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Books of the Year

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2017 Books of the Year: reviewers’ picks

Next Year, for Sure
Zoey Leigh Peterson
Doubleday Canada
The narrative style of Next Year, for Sure – told in the present tense with short sentences – is perfect for directly confronting the fraught and provocative ostensible subject matter: polyamory, and the discomfort surrounding it. The book is consistently funny, and Peterson’s characters are as complex as their relationships with each other, and their uncertainties about love and sex. –Bardia Sinaee

 

Scarborough
Catherine Hernandez
Arsenal Pulp Press
Scarborough hit me where I live. Gabrielle Roy’s The Tin Flute is the only other novel I’ve read that addresses poverty in urban Canada in a way that feels so deeply and viscerally true. That Hernandez takes on issues of race, gender, and sexuality with equal strength and even greater nuance in the same book is nothing short of remarkable, and her sophisticated, polyvocal approach rightly runs roughshod over outdated ideas about who CanLit “should” be about and for. –August C. Bourré

 

Son of a Trickster
Eden Robinson
Knopf Canada
Only Eden Robinson could make a reader fall in love with a smart-ass, alcoholic, drug-dealing 16-year-old. Through protagonist Jared and his dysfunctional family, Robinson teaches us about a kind of love outside of the norm of greeting cards and family sitcoms. Son of a Trickster is a ribald narrative, irreverent and surreal and hilarious and messy. But don’t let the unruly humour fool you – the book also offers a serious contribution to current conversations about decolonization. –Angie Abdou

 

So Much Love
Rebecca Rosenblum
McClelland & Stewart
In a year in which we finally began to properly acknowledge the pervasiveness and degree of violence perpetrated against women, Rebecca Rosenblum’s story of Catherine Reindeer’s kidnapping, assault, and courageous escape is timely and important. Slowed in her life’s progress by the interruption of this violence, Catherine nevertheless moves with fragile hope toward reclaiming what she lost, and what was rightfully hers all along. –Dana Hansen

 

Little Sister
Barbara Gowdy
Patrick Crean Editions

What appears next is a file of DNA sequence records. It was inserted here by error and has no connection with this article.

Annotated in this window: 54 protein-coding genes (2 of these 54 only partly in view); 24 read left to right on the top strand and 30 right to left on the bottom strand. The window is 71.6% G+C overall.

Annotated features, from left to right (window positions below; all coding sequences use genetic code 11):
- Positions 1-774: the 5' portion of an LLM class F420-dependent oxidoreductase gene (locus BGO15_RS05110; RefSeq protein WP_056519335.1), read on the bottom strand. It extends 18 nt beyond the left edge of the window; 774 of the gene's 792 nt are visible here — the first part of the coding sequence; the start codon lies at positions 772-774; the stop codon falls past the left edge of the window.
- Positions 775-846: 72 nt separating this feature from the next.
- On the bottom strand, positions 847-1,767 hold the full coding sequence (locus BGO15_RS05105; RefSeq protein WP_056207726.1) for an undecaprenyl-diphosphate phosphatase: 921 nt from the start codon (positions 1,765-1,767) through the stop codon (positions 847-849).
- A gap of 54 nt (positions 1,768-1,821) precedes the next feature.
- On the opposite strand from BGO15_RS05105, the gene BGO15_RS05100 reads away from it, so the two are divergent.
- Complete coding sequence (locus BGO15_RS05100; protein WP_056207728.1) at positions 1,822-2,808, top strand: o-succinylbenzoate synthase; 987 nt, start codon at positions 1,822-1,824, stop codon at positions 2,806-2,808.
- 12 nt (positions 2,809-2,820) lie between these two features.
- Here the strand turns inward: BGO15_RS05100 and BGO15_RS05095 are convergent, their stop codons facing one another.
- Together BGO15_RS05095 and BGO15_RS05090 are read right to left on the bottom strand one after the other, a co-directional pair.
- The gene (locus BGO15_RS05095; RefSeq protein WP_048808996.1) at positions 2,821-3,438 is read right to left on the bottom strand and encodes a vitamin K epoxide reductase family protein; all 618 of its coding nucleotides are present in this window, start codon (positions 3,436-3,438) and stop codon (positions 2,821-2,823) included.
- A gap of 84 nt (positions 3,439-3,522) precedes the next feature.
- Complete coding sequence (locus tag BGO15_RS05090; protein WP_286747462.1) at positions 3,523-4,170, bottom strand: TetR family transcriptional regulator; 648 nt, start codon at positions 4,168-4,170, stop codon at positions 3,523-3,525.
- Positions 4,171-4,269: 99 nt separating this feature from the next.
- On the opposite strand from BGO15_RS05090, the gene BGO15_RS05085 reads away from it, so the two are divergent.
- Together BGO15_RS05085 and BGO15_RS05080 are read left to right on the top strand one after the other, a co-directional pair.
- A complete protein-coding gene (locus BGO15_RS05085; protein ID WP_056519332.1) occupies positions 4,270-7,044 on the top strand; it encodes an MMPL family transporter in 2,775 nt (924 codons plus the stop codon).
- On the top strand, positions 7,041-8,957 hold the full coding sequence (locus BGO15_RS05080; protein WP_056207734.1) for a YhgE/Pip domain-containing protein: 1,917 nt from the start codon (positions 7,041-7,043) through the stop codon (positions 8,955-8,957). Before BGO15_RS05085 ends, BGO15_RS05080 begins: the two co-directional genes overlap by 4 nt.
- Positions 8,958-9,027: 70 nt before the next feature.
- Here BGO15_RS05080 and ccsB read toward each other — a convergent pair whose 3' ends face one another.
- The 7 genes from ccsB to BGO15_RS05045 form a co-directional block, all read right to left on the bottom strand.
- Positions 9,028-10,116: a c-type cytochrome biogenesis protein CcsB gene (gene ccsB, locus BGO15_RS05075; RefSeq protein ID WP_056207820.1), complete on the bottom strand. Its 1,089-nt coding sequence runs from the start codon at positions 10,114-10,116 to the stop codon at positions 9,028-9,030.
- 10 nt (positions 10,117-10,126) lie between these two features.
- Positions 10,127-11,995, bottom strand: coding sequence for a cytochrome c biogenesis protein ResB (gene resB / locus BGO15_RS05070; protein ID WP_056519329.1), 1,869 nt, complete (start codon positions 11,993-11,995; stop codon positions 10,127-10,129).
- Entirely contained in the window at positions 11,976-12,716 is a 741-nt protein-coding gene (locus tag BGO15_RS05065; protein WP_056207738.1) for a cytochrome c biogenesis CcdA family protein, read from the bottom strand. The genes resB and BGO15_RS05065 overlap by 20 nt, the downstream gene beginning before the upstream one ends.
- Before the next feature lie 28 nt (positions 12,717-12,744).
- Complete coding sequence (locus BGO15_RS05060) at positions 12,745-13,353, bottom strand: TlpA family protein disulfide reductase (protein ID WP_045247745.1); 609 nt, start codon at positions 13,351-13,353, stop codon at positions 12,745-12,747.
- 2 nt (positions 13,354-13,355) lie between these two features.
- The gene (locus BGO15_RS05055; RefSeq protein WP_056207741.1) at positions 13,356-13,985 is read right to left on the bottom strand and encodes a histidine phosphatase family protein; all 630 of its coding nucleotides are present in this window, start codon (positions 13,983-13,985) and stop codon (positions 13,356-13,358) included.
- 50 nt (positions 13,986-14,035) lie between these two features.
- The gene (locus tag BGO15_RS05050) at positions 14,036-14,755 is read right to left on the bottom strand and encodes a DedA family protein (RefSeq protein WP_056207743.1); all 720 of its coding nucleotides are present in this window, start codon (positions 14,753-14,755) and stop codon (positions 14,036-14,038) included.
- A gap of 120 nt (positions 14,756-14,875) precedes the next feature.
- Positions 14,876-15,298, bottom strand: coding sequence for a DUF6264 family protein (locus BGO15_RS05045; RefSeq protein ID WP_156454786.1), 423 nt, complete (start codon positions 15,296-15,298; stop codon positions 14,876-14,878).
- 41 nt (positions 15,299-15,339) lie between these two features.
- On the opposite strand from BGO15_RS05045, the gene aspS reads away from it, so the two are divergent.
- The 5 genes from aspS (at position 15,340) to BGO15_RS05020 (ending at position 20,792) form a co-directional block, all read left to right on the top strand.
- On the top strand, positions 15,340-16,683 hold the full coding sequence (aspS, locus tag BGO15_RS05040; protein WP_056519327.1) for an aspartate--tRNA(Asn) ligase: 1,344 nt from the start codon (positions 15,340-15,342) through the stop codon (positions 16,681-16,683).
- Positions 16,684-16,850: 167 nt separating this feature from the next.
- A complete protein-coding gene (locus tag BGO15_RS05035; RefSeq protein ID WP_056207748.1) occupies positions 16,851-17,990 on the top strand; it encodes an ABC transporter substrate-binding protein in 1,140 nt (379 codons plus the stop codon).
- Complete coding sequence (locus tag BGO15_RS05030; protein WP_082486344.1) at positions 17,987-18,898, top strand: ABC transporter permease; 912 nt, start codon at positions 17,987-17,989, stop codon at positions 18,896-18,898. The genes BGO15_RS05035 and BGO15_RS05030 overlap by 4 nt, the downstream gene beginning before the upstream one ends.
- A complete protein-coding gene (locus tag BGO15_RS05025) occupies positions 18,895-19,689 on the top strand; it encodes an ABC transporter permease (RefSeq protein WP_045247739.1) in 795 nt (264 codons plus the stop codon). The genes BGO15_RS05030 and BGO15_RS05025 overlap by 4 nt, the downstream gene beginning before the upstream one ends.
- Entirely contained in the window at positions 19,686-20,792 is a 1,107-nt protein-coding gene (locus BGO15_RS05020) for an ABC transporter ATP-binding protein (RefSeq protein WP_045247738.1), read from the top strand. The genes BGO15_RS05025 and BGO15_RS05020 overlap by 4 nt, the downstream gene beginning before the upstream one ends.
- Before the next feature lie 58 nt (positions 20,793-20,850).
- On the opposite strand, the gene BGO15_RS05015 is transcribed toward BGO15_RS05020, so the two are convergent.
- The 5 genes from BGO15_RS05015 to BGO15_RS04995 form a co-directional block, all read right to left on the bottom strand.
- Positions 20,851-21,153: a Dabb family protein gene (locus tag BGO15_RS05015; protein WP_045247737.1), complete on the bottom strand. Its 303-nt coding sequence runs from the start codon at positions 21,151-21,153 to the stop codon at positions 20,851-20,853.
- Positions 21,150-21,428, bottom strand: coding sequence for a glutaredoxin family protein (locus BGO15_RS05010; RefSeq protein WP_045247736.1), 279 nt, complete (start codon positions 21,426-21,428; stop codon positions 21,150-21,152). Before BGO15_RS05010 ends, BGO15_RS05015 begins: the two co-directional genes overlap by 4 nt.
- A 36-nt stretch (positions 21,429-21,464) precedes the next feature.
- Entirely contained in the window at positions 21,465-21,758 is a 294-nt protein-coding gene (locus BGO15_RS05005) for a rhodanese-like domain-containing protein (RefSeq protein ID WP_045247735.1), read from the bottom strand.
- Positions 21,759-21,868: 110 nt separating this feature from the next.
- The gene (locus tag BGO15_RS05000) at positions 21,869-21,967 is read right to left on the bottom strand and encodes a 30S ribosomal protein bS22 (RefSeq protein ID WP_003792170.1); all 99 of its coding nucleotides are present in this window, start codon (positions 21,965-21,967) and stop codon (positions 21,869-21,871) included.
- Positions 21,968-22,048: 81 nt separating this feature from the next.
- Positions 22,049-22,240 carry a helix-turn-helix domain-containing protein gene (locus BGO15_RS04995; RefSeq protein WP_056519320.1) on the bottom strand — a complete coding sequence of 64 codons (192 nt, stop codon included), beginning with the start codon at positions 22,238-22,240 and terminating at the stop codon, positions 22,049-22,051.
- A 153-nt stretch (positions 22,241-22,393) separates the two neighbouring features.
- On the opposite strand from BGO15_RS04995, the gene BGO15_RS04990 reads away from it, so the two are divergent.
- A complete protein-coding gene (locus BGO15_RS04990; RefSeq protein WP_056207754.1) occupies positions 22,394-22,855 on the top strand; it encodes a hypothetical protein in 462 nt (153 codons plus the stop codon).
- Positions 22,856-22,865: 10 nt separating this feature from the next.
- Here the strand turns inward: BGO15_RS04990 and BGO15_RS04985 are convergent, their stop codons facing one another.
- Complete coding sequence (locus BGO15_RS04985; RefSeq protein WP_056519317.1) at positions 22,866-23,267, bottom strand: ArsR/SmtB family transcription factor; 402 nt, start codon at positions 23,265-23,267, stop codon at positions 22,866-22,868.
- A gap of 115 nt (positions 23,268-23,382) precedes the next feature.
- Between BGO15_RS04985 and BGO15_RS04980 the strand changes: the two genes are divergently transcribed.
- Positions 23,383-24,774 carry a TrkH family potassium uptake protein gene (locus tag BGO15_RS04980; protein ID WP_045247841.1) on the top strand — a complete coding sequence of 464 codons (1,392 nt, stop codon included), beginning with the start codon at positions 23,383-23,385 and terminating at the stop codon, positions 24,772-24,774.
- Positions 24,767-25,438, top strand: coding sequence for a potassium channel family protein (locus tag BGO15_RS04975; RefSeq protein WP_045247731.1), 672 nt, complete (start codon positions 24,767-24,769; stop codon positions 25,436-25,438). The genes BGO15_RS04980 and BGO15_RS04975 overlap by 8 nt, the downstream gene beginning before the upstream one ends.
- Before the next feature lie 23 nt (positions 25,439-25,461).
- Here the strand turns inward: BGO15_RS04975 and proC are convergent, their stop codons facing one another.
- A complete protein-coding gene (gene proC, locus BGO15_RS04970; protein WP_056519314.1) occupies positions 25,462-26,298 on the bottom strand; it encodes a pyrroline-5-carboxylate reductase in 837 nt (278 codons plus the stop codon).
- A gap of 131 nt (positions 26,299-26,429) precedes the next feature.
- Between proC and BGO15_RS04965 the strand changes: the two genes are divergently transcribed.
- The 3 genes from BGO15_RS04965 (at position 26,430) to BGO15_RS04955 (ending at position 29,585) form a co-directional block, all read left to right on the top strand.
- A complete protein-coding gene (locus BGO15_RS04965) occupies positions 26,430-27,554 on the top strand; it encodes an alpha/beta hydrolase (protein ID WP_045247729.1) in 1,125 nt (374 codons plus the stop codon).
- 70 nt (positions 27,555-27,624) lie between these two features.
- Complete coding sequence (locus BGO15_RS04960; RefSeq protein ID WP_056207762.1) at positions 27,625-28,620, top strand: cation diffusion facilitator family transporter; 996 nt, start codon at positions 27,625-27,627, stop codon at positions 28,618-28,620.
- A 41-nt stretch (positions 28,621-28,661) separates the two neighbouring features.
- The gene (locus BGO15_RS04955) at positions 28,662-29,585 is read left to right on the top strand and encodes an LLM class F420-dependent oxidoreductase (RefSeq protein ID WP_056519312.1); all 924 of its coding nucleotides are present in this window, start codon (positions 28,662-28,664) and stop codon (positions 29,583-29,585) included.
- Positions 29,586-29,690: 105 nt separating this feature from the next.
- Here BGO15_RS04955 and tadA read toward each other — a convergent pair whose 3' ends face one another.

Little Sister is like an Alex Colville painting with a mysterious narrative that can’t help but be fascinating yet disturbing. –Paul Gessell

 

Shut Up Slow Down Let Go Breathe
Marcus McCann
Invisible Publishing
Swaying flirtatiously between themes of aging, apology, self-awareness, and sex, poet Marcus McCann’s tight, percussive compositions – which are best read aloud, slowly, and with someone listening – are a reminder of why intimacy, along with all its attendant disappointments, is still worth striving for. –Jonathan Valelly

 

The Patch: The People, Pipelines, and Politics of the Oil Sands
Chris Turner
Simon & Schuster Canada
The question of what to do with Alberta’s immense petroleum reserves is certain to remain a flashpoint of debate for years to come. In The Patch, Calgary journalist Chris Turner deftly balances all sides – from Canadians who rely on the resource for their livelihoods to Indigenous groups and activists justifiably concerned about the impact of continued extraction on the environment. –Vit Wagner

 

Arabic for Beginners
Ariela Freedman
Linda Leith Publishing
In Arabic for Beginners – her affecting, polished, and deeply confident debut novel – Ariela Freedman presents the Middle East conflict as we’ve rarely seen it, through the eyes of an ambivalent wife and mother. Freedman’s prose is so fluid and flawless that I felt I could trust her, paragraph after paragraph, to take me wherever she wanted to go. –Mark Sampson

 

the sun and her flowers
Rupi Kaur
Andrews McMeel/Simon & Schuster
Since the runaway success of her 2015 debut, milk and honey, Rupi Kaur’s 7.1 million-strong fan base has been anxiously awaiting the Instagram sensation’s follow-up. Her sophomore collection does not disappoint. Complete with the author’s own drawings, this longer, more confident volume offers broader thematic reach while ruminating on topics like love, family, femininity, and the line between giving of oneself and giving oneself up. Though critics may bristle at the “Instapoet” and the surge of self-proclaimed wordsmiths that have emerged on social media in her wake (many of them admittedly cringeworthy), there is no denying Kaur has become a cultural force, sparking newfound interest in a genre young people aren’t notoriously passionate about. –Becky Robertson